The level design in Human Revolution is another area that appears to suffer from the Xbox 360 "lowest common denominator" effect. Levels are larger than they were in Invisible War, but they still lack the sense of space that the original game had. Theoretically, the levels are about the same size, but in reality, each level has a few sublevels, with loading zones that are disguised with elevators and hallways. As a result, they aren't all that open-ended. They are loaded with alternate paths, but those paths are usually pretty close to one another. The secret vent that gets you around a locked door is usually pretty easy to find. Installations generally feel like video game levels, and not actual installations such as with Deus Ex. Overall though, the level design is an asset to the game, because it provides you with so much useful choice.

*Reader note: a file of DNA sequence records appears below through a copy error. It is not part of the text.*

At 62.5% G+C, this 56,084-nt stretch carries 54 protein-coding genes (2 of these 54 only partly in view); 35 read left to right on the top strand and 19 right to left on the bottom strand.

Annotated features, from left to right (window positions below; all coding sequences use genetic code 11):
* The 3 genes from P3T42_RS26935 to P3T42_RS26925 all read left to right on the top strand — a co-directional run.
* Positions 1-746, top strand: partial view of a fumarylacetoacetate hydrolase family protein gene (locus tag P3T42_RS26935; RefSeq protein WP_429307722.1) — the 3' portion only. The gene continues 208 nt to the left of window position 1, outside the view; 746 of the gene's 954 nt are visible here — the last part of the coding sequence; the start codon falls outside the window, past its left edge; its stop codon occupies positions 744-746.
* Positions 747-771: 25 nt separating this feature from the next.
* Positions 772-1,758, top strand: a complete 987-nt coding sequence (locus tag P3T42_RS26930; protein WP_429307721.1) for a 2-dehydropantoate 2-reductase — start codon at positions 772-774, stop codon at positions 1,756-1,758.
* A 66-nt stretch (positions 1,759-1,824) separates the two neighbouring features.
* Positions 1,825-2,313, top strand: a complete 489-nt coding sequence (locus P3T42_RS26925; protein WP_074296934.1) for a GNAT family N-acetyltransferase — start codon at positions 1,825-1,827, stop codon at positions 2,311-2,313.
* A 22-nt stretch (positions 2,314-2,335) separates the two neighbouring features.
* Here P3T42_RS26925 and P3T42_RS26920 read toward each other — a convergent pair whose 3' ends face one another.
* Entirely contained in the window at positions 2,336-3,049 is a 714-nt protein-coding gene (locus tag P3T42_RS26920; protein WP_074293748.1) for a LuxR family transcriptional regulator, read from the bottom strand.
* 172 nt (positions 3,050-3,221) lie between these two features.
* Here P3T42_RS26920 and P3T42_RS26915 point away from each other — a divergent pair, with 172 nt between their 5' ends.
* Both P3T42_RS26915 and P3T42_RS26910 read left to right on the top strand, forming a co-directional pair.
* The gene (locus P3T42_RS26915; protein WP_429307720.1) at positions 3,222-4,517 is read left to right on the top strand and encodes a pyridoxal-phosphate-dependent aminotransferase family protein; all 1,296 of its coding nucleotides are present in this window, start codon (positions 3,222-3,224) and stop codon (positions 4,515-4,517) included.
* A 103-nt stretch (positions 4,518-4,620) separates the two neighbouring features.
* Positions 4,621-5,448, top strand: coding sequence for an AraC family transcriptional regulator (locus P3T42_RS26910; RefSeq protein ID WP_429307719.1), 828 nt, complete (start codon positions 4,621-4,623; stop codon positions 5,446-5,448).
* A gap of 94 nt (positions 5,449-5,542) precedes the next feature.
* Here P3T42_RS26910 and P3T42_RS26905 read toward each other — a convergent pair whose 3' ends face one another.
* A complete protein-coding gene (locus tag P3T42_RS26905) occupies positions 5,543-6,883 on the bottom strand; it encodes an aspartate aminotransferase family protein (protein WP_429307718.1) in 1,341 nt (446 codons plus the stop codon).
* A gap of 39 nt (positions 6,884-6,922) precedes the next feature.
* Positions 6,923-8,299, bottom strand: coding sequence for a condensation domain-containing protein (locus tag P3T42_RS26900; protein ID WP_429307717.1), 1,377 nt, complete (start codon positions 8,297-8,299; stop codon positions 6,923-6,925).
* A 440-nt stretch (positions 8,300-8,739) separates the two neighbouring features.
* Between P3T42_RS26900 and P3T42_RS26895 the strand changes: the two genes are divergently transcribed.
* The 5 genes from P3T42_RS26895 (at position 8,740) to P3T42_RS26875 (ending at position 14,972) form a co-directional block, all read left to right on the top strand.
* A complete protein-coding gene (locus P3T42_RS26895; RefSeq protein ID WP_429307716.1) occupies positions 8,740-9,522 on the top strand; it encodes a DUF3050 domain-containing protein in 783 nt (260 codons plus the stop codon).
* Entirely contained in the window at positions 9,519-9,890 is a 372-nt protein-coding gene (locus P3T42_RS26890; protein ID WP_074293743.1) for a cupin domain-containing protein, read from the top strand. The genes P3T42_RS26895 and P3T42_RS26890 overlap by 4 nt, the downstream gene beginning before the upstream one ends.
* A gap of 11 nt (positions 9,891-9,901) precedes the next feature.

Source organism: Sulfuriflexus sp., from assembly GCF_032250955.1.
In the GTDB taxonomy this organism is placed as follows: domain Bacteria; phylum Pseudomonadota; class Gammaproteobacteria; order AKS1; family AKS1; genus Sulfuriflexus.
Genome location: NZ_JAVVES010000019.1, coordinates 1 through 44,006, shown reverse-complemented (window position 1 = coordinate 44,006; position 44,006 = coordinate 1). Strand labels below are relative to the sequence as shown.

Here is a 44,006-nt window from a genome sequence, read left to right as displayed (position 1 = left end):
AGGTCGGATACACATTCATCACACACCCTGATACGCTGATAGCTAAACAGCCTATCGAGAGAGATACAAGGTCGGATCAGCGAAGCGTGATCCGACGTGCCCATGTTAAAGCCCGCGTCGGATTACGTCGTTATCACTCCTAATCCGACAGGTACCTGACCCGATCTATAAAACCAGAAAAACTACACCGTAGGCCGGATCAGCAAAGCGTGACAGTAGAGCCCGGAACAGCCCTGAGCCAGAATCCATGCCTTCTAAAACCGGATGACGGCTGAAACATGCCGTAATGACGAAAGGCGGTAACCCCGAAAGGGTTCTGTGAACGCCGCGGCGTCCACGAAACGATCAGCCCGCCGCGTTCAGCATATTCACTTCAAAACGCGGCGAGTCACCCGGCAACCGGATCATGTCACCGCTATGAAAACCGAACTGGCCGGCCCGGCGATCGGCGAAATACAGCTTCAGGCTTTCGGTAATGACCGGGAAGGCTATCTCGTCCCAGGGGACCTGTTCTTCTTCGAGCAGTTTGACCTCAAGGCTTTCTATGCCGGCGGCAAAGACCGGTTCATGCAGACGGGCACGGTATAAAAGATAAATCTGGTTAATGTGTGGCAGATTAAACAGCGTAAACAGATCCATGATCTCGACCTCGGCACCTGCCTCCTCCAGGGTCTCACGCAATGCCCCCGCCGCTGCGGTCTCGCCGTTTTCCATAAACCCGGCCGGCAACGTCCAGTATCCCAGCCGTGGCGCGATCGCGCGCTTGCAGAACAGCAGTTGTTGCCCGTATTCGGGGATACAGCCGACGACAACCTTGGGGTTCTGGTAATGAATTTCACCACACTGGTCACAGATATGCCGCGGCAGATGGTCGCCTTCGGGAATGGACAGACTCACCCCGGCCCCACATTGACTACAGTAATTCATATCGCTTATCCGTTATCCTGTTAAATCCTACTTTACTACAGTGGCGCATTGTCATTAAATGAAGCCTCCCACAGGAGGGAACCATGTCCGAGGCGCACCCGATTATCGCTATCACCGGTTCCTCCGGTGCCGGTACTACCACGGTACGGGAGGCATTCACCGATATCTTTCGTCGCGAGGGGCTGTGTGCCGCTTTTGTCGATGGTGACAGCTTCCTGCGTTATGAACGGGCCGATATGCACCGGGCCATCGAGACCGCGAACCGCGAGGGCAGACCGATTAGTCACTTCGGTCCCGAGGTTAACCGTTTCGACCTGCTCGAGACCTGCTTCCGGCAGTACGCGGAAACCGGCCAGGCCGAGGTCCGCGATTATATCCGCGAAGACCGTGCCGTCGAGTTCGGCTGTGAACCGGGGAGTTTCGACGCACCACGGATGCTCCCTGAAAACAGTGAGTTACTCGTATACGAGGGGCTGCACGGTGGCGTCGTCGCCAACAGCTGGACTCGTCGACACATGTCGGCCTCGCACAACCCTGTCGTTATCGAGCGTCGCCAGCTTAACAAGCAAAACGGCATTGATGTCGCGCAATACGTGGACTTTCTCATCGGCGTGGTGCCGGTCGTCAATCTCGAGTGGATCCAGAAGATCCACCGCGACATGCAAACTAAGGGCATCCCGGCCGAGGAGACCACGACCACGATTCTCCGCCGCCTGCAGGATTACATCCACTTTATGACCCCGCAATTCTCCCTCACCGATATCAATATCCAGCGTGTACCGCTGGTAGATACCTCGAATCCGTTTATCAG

I had very low expectations for this game, but Deus Ex: Human Revolution does better than split the midpoint between the original Deus Ex and Invisible War. It retains some of the complexity of the original game while improving upon it in a few areas. Nowadays, with just about every genre of gaming having been butchered for consoles, it's impossible not to be cynical about the direction of our favorite hobby. That is why Human Revolution is such a pleasant surprise. It isn't a cheap knock-off, and it is definitely not a quick, easy cash-in on the old name. It is a quality experience, crafted by a team with a passion for the original game and the talent to back it up. If you are a fan of the original game, you owe it to yourself to see that this great franchise is still alive – not quite at its former glory, but still alive and very well.